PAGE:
ALTHOUGH THE RAPID RISE IN THE PRICE OF gasoline this summer is certainly a pain in the pocketbook, it may have been better than the alternative: Remember the gas lines of 1974?
The root causes of sudden gas price increases are often many and varied, but this recent price hike is similar to the one we experienced in 1990 when the troubles in the Middle East restricted the world's available oil supply. What dismayed many people at the time was that prices at the gas pump increased almost immediately as soon as there was a threat of a problem. Even before the refiners faced restricted supply or higher raw materials prices, they raised the prices of their products.
A lot of people at the time, especially politicians, called this unconscionable. Weren't the producers just exploiting an unfortunate situation? Not necessarily.
Consider what would have happened if the dealers had waited to raise their prices. Consumers watch the news. They could see that oil supplies were about to be curtailed. They could predict that prices would soon be higher, so they would stock up on gasoline as much as they could. That, of course, would aggravate the shortage.
For the good of the economy, it's best when prices rise as soon as there's a probability of a reduced supply.
A reduced supply necessitates a reduced demand. Far and away the fairest and most efficient way to reduce demand is through higher prices. Higher prices spread the cutback much more effectively than rationing, waiting in lines or first-come, first-served.
The greatest contribution of the price system is balancing supply and demand, and thereby eliminating shortages and surpluses. Either shortages or surpluses are extremely costly to the economy. Raw materials shortages, for example, can bring producers to a virtual standstill.
What economists refer to as the "price system" plays an extremely important role in the economy. The price system is basically the matrix of the relative prices of all goods and services in an economy. What's most essential in the price system is the relationship of one price to another.
When the price of a good is relatively high, that's an indication that the good is relatively scarce or costly to produce. The high price provides us with both the message and the incentive to respond appropriately to the message.
As is typically the case, some people blamed the latest gasoline price increase on greed. It's undeniably true that greed is a widespread part of the human condition, but greed isn't very useful in explaining a change in something. Using greed to explain rising prices would mean that for some reason greed has suddenly appeared. You can certainly argue, if you like, that oil company executives are greedy. But what basis is there for arguing that they are greedier today than they were six months ago?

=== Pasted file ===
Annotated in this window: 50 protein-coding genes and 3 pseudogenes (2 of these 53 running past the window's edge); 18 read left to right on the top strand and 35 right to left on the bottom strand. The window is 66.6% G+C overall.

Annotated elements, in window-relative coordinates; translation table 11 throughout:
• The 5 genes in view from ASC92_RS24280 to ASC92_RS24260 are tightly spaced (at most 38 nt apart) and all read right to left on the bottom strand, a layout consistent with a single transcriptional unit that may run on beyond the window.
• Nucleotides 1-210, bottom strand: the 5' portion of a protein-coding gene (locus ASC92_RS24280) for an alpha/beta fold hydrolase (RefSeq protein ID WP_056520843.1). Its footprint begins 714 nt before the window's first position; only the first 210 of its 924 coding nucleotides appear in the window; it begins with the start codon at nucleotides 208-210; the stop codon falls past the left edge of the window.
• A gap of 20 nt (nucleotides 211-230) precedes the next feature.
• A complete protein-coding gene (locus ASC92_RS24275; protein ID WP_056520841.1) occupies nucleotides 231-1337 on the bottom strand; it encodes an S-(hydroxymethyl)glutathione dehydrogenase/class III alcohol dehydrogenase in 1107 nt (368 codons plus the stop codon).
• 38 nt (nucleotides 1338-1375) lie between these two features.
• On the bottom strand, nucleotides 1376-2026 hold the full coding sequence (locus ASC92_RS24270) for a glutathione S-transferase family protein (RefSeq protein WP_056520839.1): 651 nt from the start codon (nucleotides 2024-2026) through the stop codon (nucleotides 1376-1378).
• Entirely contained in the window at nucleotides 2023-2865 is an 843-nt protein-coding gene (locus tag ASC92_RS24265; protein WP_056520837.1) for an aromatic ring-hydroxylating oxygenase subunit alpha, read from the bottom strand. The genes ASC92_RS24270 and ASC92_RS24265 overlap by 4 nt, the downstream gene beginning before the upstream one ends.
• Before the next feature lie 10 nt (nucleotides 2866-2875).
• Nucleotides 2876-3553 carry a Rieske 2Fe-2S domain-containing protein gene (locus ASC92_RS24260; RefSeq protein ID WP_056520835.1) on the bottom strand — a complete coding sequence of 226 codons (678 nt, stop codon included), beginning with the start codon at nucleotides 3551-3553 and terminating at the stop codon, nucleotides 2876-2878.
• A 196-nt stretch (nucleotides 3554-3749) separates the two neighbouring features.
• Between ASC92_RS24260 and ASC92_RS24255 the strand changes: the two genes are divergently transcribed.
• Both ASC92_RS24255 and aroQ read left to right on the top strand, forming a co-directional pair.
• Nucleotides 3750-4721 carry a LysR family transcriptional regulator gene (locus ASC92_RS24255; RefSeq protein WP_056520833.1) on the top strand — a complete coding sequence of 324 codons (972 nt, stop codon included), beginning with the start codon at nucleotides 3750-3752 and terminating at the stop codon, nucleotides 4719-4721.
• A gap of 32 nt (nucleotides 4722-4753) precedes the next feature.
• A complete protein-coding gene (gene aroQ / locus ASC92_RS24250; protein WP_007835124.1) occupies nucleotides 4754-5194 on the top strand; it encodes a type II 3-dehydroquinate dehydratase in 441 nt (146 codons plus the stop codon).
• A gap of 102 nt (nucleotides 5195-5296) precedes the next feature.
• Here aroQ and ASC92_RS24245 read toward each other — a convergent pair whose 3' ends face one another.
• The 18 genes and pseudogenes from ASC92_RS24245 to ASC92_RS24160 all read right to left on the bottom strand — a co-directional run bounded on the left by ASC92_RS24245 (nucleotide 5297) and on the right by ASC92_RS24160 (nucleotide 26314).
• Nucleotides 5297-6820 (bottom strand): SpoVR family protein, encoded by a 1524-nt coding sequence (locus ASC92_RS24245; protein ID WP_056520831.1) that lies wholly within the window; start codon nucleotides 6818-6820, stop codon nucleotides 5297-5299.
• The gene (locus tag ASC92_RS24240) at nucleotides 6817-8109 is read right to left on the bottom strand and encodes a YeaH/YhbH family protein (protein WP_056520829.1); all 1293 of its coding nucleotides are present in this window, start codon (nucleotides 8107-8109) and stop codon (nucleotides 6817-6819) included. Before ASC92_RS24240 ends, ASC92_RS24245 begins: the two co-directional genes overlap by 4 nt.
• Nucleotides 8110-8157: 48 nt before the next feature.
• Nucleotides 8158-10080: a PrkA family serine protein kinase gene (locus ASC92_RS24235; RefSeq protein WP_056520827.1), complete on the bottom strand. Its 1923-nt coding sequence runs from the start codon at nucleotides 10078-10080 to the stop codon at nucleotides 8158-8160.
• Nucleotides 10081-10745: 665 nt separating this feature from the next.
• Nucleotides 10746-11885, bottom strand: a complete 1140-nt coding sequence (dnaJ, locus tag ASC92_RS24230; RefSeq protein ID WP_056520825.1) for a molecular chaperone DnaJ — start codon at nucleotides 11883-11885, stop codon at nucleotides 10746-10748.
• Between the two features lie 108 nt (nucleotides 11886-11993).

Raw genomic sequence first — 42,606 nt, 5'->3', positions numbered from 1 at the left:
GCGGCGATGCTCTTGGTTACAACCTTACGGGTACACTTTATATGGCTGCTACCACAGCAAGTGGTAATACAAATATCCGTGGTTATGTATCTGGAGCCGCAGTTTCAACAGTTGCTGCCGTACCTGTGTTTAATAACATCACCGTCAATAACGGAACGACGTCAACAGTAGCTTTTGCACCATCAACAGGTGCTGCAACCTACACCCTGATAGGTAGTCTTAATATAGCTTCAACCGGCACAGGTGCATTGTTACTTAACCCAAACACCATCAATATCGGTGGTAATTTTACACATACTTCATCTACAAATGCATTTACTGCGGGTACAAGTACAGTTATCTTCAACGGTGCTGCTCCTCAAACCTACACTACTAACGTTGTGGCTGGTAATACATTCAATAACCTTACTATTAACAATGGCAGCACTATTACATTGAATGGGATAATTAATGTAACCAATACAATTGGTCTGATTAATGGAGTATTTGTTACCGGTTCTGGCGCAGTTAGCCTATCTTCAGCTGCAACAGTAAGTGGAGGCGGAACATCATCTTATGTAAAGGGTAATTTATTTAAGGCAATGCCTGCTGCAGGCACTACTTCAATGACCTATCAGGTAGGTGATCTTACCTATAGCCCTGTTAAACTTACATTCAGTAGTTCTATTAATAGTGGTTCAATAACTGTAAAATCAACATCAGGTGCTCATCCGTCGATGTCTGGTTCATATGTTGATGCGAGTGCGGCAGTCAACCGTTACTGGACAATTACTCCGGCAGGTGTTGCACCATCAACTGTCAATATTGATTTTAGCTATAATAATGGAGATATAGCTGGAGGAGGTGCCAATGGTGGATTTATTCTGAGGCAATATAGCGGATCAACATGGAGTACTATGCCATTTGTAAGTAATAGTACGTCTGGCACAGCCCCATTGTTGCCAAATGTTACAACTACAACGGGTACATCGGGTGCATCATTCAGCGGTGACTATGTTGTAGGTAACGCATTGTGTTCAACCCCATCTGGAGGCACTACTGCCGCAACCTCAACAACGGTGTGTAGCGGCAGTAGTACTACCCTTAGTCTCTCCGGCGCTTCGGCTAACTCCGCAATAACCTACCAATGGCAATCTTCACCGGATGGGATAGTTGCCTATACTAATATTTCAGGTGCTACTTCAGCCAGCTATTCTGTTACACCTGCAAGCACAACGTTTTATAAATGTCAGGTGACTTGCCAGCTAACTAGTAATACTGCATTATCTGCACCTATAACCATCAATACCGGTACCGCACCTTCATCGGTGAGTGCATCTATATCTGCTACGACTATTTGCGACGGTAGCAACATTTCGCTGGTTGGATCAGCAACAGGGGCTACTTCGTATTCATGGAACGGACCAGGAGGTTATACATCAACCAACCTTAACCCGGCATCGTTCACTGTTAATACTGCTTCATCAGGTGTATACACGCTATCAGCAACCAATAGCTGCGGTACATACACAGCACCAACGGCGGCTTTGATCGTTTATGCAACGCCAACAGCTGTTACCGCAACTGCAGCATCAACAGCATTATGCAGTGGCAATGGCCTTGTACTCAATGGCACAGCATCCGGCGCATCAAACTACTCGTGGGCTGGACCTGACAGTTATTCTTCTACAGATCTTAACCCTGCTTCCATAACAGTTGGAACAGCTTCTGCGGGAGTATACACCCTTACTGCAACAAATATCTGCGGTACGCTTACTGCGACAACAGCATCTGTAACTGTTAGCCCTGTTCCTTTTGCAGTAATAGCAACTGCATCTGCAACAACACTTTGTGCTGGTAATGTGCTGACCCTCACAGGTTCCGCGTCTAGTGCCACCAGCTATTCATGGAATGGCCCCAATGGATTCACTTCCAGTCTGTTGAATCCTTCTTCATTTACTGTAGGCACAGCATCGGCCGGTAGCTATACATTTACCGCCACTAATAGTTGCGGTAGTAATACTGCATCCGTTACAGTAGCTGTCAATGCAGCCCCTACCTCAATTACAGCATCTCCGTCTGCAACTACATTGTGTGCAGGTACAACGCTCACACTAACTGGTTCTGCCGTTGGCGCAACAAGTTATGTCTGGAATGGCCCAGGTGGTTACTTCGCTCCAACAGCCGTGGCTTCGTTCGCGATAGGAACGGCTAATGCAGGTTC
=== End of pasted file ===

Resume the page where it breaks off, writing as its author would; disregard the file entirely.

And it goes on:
In general, it's reasonable to work on the assumption that sellers set their prices as high as they can. Keep in mind, however, that they do not set their prices as high as they would like. Sellers compete for consumers' dollars, and consumers have a wide array of choices.
Even a casual look at gasoline price behavior will reveal that there is not a simple or direct relationship between wholesale and retail price movements. For example, when the 4.3 cent gasoline tax first took effect, there was very little movement in retail prices. That's an indication that supply and demand conditions were such that dealers simply did not have the ability to pass along the tax to consumers. Obviously, they would have preferred to do so.
I cannot tell you all the reasons why gasoline prices have risen so much recently. I can tell you, however, that the economic forces leading to the increase were real. You could almost say that we are fortunate that prices went up! Given the available alternatives, we are better off than if they had remained the same in the face of new realities.
The good news is that most of the factors resulting in the higher prices appear to be temporary. One such factor is that oil companies guessed wrong about crude oil prices and got caught with depleted inventories. That situation will correct itself before long. By this fall we will probably see gasoline prices significantly below their peak levels. If you postpone your vacation plans until then, you will help reduce the current demand for gasoline prices and hasten the price decline!
A former professor of economics, Ron Ross is a financial planner with Premier Financial Group, Eureka.
◼ FISCAL FITNESS: Gas price greed? - North Coast Journal June 1996
Ron Ross Ph.D. is a former economics professor and author of The Unbeatable Market. Ron resides in Arcata, California and is a founder of Premier Financial Group, a wealth management firm located in Eureka, California. He is a native of Tulsa, Oklahoma and can be reached at firstname.lastname@example.org.